The pace group just below mine came in for water, so I joined them for the rest of the run.  The pace was at least 30 seconds a mile slower, and yet, I still struggled.  I felt like I had never run before.  Like ever.  It was horrible.

And it was horribly humid.  I had on a loose-fitting shirt, but even though it was moisture wicking, that thing got totally water-logged from sweat and slapped against my body like a wet towel.  My legs were like lead, and one hill lead to another and another…

And on we ran.  Would we never reach 10 miles?  I continually fought the urge to walk, willing myself to just put one foot in front of the other.  Angela, a fellow runner I’m getting to know, must have seen what a hard time I was having.  She came up beside me and just started chatting.  I didn’t say much,  mostly just listened, but having her there got me through to the end, and finally that terrible, no good, really bad 10 mile run was about to become a bad memory.

But as hard as that run was, looking back (because, you know, perspective is everything), I learned some things in those steamy, hilly, miserable 10 miles.

  1.  Long runs don’t start the morning of the run.  Long runs are a product of what we do all week.  Let nutrition and hydration lapse, and it will affect your long run.  Looking back, I had not eaten as healthily as usual or drank my usual amount of water in the days leading up to our long run.  Given the 1000 percent humidity on Saturday, that most definitely played a part in my struggle.
  2. I can do hard things.  If there’s a lesson I learned (or learned again) it was that I can do hard things.  I may not want to do hard things, but I can.  It’s sometimes mind over matter, as in the case Saturday, when I knew I had the physical ability to run 10 miles at our pace.  It was just a matter of pushing through the discomfort from the heat, humidity, and hills.  A word to the wise here, though.  There’s NO shame in cutting a run short if you’re feeling bad physically.  Know and listen to your body.  If you’re dizzy, light headed, nauseated, in real pain, or feeling any other symptom that you are concerned about, just stop.  It’s okay to stop and probably dangerous to your health to keep going.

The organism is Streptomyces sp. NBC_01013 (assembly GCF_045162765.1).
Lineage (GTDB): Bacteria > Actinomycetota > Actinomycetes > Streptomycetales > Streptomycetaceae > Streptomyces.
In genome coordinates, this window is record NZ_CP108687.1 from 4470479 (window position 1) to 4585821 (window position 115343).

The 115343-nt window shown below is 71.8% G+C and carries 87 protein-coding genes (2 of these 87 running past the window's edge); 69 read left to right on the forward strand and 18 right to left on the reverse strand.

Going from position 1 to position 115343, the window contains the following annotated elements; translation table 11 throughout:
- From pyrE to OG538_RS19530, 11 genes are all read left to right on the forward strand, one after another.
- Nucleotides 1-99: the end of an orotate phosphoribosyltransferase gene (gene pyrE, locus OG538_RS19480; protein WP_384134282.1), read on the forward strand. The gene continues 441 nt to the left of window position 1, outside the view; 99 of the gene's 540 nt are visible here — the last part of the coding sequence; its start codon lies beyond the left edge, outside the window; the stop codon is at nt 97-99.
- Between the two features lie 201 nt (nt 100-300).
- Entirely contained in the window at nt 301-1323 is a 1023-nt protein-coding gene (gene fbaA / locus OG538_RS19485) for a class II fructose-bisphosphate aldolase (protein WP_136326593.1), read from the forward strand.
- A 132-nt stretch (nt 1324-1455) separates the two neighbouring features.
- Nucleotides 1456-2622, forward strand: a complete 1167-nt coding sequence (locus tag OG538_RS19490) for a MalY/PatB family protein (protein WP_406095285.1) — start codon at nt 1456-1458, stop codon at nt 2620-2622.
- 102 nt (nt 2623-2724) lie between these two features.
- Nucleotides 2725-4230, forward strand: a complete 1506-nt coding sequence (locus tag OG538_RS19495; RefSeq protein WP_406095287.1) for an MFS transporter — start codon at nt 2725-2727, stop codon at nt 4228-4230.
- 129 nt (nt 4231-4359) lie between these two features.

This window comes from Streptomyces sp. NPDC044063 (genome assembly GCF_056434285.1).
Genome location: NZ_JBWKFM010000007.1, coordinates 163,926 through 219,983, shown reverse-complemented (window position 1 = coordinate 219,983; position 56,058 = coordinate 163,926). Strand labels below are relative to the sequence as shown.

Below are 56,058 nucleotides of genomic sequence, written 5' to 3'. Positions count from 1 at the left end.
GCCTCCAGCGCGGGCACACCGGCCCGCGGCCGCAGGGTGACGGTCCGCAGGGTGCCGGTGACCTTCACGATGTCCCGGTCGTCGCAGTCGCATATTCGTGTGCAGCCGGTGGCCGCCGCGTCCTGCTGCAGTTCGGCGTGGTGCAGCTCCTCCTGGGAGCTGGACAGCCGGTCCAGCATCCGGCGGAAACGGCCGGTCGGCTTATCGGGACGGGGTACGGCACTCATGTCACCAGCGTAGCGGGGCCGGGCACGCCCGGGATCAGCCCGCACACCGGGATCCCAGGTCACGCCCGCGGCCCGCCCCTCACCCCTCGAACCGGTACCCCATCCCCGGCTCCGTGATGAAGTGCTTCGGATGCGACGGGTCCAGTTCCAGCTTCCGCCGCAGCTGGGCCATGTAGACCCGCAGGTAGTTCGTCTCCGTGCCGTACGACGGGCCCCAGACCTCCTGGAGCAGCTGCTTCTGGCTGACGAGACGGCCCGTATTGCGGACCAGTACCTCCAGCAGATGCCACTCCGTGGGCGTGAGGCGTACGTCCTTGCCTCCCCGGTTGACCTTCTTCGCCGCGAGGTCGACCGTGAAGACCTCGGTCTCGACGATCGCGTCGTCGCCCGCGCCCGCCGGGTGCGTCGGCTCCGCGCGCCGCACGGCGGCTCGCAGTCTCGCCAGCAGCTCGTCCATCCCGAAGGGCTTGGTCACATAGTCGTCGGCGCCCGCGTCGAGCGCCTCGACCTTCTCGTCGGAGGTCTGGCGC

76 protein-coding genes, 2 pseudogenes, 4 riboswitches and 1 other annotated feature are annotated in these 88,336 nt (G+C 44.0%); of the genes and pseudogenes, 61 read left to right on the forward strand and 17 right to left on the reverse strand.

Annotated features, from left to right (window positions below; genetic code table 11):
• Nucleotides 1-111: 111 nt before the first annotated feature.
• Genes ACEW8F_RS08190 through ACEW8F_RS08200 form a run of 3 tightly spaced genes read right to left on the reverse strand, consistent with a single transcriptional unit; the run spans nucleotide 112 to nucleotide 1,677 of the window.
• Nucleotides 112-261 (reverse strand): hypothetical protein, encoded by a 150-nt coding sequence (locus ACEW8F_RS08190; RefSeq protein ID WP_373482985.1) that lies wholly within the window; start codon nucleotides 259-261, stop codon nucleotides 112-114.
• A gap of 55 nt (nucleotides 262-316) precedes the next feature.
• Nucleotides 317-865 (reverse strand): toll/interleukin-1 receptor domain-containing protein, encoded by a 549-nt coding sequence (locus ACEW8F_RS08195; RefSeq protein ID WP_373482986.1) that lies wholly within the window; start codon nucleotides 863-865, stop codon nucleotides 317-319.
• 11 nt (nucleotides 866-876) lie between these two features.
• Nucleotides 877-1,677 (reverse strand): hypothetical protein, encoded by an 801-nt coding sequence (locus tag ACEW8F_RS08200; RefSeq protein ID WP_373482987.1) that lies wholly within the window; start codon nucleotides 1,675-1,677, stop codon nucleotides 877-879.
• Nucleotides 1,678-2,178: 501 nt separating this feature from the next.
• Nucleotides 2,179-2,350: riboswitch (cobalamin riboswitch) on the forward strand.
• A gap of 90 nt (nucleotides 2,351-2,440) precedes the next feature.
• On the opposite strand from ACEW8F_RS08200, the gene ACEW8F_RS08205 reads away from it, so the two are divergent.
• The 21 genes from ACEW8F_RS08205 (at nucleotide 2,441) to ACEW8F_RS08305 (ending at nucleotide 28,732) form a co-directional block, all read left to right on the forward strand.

3. People make doing hard things bearable.  At the end of our run, I learned that nearly everyone in the training program had a tough run that day.  In fact, a record 25 people had to be picked up by the sag wagon.  I’m telling you, that humidity was horrible.  Seriously, I’m not sure I would have found the strength to keep going had it not been for Angela.  That’s what running with a group is all about for me.  It’s all of us, sharing an experience, and cheering each other on.  Next time, I hope I can be the cheerleader instead of the one needing to be carried.

So what obstacles stand in your way to reaching your health goals?  Take my lessons from a hot, miserable run and learn from them.  You want to lose weight?  It doesn’t happen in a day.  It happens from the choices we make over time.  Making a lifestyle change is hard, but trust me.  You can do hard things!  You can!  But those hard things don’t seem as bad when you’ve got people around you supporting you and cheering for you.  So who are those people in your life?  Let them know the goal you’re working towards and walk on their encouragement.  We’ve got this!!!

Talk to me:

What’s the weather like where you live?

What’s your health goal for the week?  Tell me and let me be your cheerleader!  (Pretty please?)

 

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Half-Marathon Training: Bringing Up the Rear

Another week of training is behind me.  Did I meet that determined goal to get all my miles in?

Well, kinda.  (Do y’all say kinda and y’all where y’all live or is that an Oklahoma thing?)  I got my Monday recovery run in and most of Tuesday’s track workout.  That aggravating hip flexor/groin issue is acting up again, and I had to cut the workout short on Tuesday.  Now, it’s MRI time to see what’s going on in there.  Great.

035I managed to sneak in a short run Wednesday before work (it was actually quite invigorating), and I was all prepared to get a run in Thursday morning when I left work.  I had my bag with me and everything, but a long night shift and a second shift coming up Thursday night squashed my will and determination.  Exhaustion won out, so I wen039t home and crashed instead of running.  And once again, I missed a workout.

Today, our long run day, we had 9 miles on the schedule.  I was feeling a bit nervous since my longest run over the last few months has only been 8 miles.  But I went into today’s run with a bit of a race strategy in mind.  I know me and that it takes 4-5 miles for me to find my groove.  It just takes me a while to find my breath and rhythm and pace, but when I find it, I’m ready to run.

So I stayed in the back of the group, pacing myself a bit slower but keeping the group within striking distance.  I found myself, at first, wanting to scold myself for not keeping up with the group.  You may remember I’ve had issues with being in the back of the pack before.  But as I ran, I realized some really great things were happening back there:

  1.  I had a chance to soak in my music and our surroundings.  So many times when I’m running in the thick of the group, I’m keeping up with conversations, trying to not run into people, trying to keep up but not go too fast.  But in the back I ran mostly alone, and I had time to really listen to my music and to enjoy the scenery around me.  Score for being in the back!